A maple for all seasons, Snakebark maple loses its leaves seasonally, drawing attention to its eye-catching bark.
Scientific name: Acer morrisonense
Plant type: Deciduous tree
Environment: Sun to part shade, moist soil
Location: San Francisco Botanical Garden: Rhododendron Garden – 72D, 73A, 73B; SE Asian Cloud Forest – 77B
Uses: Specimen tree
Acer morrisonense, commonly known as the snakebark maple, is a deciduous tree native to Taiwan. Renowned for its distinctive features, this species stands out among its maple counterparts. The leaves, characterized by serrated edges and a vibrant green hue, create a mesmerizing canopy during the growing season. Once this species loses its leaves in the winter, the patterned bark, with stripes of green, white, and brown, stands out. Additionally, its modest size, reaching heights between 18 and 30 feet, makes it an ideal addition to gardens and arboreta.
The distinct pattern of the bark, seen in few other maple species, also lends itself to one of Acer morrisonense’s common name, snakebark maple. The specific epithet, morrisonense, alternatively, refers to a mountain where this species is found in the wild. At the time of this species’ introduction to science this area was referred to as Mount Morrison, but today is known as Yu Shan, or Jade Mountain.
The distinct pattern of the bark, seen in few other maple species, also lends itself to one of Acer morrisonense’s common name, snakebark maple.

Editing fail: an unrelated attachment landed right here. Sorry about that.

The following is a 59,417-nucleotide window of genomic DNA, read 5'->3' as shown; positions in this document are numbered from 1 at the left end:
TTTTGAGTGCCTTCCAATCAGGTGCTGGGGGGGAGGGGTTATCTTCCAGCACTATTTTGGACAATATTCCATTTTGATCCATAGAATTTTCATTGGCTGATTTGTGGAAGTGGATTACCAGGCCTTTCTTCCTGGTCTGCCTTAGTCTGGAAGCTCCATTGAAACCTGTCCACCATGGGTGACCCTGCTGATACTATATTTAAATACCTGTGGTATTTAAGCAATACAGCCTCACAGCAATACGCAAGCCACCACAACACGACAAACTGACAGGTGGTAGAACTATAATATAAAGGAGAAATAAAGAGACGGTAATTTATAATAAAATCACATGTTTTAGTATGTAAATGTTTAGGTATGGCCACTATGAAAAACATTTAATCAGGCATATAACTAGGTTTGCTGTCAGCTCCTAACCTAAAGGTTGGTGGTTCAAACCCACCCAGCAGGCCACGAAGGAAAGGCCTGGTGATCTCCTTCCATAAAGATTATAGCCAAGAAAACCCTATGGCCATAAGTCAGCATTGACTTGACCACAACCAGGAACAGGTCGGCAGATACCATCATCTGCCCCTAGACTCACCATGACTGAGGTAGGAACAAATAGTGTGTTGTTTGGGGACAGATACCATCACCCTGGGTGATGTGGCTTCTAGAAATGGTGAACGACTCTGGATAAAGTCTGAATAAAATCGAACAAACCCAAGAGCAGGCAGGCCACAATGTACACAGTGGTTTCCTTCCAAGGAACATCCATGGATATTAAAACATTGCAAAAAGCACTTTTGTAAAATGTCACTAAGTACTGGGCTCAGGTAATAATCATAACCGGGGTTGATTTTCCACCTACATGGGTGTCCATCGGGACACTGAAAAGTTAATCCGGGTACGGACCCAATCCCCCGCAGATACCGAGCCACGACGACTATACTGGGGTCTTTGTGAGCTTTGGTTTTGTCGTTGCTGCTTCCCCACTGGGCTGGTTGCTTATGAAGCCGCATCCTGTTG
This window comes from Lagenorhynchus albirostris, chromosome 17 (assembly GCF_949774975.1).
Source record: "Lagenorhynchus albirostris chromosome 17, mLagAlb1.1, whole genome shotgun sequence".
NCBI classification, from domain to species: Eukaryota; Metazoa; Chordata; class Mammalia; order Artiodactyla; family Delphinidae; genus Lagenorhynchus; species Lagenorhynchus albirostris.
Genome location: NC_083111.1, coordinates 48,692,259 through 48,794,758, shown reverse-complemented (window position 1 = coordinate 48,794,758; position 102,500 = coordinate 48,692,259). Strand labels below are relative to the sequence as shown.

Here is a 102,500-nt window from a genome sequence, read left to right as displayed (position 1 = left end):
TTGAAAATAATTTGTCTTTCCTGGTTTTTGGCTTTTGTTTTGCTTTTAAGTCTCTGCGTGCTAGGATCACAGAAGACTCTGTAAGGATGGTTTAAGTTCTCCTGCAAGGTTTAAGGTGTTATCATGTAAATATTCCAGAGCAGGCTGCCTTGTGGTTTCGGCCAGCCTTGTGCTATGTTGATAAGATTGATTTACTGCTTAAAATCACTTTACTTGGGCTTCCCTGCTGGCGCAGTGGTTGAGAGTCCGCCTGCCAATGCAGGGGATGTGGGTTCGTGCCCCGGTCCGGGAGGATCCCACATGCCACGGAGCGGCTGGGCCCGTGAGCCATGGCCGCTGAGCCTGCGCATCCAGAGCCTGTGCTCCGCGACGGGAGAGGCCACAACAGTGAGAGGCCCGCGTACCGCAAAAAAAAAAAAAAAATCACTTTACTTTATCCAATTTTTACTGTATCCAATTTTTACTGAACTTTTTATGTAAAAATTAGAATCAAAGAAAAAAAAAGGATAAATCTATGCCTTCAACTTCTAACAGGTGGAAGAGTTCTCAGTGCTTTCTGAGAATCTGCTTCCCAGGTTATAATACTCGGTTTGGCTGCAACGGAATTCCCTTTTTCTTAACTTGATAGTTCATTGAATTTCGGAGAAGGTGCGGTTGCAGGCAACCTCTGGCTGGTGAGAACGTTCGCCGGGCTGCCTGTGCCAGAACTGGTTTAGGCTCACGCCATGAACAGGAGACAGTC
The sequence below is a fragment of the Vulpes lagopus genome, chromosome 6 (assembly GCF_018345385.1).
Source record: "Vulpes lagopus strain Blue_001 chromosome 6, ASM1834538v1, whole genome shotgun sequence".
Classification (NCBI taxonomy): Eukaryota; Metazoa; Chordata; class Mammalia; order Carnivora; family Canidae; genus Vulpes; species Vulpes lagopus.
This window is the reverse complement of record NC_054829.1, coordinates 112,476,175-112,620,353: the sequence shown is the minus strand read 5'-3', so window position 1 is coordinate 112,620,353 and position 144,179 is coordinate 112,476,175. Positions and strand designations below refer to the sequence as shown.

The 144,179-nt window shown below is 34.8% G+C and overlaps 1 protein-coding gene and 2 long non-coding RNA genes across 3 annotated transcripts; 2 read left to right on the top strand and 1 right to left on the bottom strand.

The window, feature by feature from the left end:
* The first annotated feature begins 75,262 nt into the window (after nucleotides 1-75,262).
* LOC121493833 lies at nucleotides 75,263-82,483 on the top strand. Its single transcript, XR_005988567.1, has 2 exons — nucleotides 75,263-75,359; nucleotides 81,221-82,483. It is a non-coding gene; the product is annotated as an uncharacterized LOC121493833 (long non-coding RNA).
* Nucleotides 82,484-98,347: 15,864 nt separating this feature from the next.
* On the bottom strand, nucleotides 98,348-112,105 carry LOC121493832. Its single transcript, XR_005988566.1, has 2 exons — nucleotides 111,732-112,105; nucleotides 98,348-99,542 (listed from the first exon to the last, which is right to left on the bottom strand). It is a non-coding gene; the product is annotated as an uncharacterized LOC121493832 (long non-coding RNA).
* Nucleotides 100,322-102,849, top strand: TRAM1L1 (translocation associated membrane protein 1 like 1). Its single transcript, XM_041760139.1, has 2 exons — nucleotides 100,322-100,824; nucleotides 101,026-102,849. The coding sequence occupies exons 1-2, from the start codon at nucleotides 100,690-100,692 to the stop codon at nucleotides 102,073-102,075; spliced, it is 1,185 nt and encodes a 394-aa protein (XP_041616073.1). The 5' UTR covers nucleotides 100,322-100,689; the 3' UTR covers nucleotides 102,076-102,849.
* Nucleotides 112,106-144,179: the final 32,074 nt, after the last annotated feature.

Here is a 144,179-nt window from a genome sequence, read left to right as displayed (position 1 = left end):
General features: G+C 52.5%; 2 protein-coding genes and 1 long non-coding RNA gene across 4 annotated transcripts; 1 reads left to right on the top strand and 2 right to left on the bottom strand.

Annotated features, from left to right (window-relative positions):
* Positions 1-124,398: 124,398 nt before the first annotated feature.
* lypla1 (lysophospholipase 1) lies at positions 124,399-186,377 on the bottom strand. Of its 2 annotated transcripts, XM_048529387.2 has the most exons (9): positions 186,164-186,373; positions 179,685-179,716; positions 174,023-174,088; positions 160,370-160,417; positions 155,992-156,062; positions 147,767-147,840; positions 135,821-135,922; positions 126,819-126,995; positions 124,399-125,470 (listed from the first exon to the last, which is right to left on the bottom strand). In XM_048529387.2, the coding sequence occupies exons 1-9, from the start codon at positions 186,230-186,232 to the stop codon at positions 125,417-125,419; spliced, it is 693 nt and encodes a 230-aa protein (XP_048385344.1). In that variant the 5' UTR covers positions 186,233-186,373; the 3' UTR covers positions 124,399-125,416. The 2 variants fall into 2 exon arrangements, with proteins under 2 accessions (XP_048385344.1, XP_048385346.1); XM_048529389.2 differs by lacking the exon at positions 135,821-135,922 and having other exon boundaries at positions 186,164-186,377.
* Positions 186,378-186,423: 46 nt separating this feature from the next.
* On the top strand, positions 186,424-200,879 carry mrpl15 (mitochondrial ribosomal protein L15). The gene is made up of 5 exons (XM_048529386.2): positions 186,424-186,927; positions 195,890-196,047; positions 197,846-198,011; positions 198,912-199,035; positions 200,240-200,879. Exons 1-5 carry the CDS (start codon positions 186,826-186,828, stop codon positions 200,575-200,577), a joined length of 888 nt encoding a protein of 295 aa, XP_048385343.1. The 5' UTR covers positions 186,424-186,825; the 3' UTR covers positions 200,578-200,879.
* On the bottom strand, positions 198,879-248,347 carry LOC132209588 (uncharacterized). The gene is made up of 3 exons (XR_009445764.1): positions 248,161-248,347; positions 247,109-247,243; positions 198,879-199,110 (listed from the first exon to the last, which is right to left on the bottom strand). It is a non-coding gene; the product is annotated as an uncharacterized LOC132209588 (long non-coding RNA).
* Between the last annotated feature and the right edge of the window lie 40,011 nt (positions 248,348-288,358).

Endemic to these central mountains of Taiwan, this snakebark maple is considered vulnerable due to challenges such as habitat loss. In the Botanical Garden there are a number of individuals of this species that were grown from seed collected in the wild in Taiwan. By having these trees in the Garden, their wild genetics are protected and help to foster awareness of the need for conservation of these and other threatened species.
Acer morrisonense stands as a botanical gem, and its presence in the San Francisco Botanical Garden highlights the importance of conservation for threatened species. By providing a haven for such specimens, botanical gardens are able to contribute to the global understanding of plant biodiversity and foster appreciation for the natural world. As visitors meander through the Garden’s enchanting landscapes, they are not only treated to a visual spectacle but also engage in a profound exploration of the delicate balance of nature.
Text by Ethan Rappeport, photos from Tory Stewart and Sarah Sawtelle